Recently media coverage has highlighted the oppression of the Baha’I community under the Iranian government. Carlos Aguilar analyses this and discusses how the minority group is being coerced to provide its education through unconventional – yet necessary – means.
The article 26 of the Universal Declaration of Human Rights says that “Everyone has the right to education”. The Baha’i community not only recognizes education as a right but also as a duty, “Knowledge is as wings to man’s life, and a ladder for his ascent. Its acquisition is incumbent upon everyone”. Maybe this is why the Iranian Government, signatory of the Declaration, decided to build up walls between Baha’is and education in Iran.
The Bahá’í faith is one of the youngest of the world’s religions. It was founded by Bahá’u’lláh in Iran in 1863, who according to them is the most recent Manifestation of God although not the last Messenger. There are about 6 million Bahá’ís in the world and they constitute Iran’s largest non-Muslim religious minority (approximately 300,000 members).
The Baha’i faith is based on certain ideas perhaps “inconvenient” or too progressive for the Iranian regime. For example, they accept all religions have true and valid origins. The Baha’i strongly believe in the equality of rights for men and women, the importance of social and economic equality, and perhaps the most “objectionable” of all, the dissolution of the clergy and its replacement with “Spiritual Assemblies”. If analysed, one can understand the Iranian Government (extremely linked to the Shi’a clergy) continuous harassment and explain its reasons for trying to avoid Baha’is development, especially regarding their education.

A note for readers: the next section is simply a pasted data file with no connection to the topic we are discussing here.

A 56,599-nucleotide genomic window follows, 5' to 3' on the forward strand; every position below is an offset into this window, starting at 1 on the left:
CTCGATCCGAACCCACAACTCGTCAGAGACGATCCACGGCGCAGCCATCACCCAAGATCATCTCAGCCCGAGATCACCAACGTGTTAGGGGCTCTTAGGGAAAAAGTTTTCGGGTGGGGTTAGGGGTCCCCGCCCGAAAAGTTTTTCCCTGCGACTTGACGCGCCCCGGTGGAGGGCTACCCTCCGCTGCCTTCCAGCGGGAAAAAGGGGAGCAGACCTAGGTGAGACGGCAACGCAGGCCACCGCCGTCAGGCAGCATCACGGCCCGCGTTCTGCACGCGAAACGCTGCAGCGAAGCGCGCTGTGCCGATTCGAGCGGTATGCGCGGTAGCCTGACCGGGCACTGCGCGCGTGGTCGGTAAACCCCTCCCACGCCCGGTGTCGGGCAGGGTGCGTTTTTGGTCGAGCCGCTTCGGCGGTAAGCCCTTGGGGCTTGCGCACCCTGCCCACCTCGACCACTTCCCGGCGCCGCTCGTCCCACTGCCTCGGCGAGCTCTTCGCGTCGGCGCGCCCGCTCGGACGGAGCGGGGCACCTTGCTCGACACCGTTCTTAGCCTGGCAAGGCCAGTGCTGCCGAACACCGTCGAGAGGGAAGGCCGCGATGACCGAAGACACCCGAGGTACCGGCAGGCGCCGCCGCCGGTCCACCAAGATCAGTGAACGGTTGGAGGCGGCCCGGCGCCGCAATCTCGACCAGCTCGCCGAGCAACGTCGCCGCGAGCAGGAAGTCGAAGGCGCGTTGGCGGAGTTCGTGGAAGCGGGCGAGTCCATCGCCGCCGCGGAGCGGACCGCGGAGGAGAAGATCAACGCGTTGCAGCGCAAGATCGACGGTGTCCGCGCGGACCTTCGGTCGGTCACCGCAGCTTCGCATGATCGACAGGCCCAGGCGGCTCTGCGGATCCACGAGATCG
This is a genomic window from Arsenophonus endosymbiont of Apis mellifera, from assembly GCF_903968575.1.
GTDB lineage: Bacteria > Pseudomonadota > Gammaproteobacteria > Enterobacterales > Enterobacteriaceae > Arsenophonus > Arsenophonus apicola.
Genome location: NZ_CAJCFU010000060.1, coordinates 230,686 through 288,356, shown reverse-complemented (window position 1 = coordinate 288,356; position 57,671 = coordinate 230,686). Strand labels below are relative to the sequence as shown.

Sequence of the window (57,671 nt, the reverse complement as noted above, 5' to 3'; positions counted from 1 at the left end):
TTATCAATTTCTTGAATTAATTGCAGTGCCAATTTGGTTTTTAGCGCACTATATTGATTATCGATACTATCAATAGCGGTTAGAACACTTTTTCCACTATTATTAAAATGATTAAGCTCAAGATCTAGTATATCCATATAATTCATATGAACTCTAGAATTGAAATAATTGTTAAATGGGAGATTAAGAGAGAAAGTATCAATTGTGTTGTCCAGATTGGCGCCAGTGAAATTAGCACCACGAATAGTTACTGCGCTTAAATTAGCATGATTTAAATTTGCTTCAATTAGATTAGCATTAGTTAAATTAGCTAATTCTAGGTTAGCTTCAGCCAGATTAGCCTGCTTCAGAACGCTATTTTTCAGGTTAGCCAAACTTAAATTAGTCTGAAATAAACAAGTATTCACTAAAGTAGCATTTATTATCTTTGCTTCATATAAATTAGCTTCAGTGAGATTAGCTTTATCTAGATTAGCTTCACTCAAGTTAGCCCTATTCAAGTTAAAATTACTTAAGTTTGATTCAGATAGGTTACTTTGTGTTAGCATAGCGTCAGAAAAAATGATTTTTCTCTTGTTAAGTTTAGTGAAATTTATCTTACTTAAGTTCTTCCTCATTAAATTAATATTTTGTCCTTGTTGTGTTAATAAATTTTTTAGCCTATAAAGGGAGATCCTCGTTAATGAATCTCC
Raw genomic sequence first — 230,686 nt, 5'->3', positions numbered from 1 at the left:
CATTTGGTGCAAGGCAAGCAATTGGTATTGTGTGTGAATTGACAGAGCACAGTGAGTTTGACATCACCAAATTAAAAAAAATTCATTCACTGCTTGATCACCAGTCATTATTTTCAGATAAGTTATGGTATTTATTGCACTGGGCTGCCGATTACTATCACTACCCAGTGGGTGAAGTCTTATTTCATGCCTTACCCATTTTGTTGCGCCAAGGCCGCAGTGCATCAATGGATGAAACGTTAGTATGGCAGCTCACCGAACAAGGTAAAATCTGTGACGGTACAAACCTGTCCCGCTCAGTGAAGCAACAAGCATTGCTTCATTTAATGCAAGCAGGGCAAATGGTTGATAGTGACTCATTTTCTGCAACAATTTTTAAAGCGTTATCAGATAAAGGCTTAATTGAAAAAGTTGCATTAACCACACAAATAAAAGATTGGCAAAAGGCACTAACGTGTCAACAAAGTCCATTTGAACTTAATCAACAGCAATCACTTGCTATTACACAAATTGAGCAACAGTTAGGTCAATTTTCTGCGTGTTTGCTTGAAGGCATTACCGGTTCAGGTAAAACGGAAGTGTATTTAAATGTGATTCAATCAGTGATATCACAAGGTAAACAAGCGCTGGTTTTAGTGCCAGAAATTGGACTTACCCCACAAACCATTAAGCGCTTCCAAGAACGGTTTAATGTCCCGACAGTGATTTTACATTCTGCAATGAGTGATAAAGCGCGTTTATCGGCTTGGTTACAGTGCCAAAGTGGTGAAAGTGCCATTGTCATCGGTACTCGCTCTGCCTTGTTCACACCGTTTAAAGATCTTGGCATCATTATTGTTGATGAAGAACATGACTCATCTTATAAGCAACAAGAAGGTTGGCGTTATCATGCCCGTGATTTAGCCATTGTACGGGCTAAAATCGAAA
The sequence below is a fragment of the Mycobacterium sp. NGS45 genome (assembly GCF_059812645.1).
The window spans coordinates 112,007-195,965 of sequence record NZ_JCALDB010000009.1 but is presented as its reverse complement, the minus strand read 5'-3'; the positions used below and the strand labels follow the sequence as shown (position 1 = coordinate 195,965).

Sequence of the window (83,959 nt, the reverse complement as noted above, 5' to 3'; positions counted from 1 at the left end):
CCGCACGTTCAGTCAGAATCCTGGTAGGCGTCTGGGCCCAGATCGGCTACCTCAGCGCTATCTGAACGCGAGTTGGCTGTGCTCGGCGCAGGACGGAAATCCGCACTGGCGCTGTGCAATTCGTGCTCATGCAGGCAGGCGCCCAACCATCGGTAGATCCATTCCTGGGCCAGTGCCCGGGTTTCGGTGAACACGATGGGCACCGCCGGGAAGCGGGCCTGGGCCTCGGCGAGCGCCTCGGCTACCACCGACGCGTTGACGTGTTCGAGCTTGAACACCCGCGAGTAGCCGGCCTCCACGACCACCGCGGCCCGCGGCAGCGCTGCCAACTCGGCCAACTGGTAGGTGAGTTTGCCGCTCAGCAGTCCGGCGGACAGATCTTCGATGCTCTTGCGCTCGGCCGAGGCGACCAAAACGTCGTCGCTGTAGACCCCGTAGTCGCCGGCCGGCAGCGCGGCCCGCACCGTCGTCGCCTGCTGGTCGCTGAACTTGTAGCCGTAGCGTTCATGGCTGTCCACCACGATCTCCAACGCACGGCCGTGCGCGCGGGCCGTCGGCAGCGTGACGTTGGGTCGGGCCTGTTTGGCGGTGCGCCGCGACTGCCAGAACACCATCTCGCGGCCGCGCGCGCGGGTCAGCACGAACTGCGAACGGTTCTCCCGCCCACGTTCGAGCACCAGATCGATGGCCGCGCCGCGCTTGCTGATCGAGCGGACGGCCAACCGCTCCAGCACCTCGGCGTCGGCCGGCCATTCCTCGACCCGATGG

Since the 1979 Islamic Revolution in Iran, Baha’is have been systematically persecuted as a matter of government policy. During the first decade of this persecution, more than 200 Baha’is were killed (executed), hundreds were tortured or imprisoned, and tens of thousands lost jobs. Many lost other rights, including the access to education.
After the Islamic Revolution only those who identified themselves with one of the four religions – Islam, Christianity, Judaism and Zoroastrianism – recognized by the Constitution of the Islamic Republic of Iran, have the right to study. Thousands of teachers and students have been barred from higher education being fired or expelled.
This is why in 1987, Baha’I teachers, students and general volunteers joined forces to create the BIHE (Baha’i Institute of Higher Education), an informal school – nearly clandestine – meant to provide their community what the Government denies them – education.
Since the beginning, the BIHE has faced difficulties. Authorities have sought to close down the institute (among other efforts). Many students and teachers have been subject to arrests, raids, confiscation of school equipment and persecution. Many of its “campuses” have been shut down. In 2011, seven teachers were sentenced for up to 5 years of prison for their involvement with the BIHE.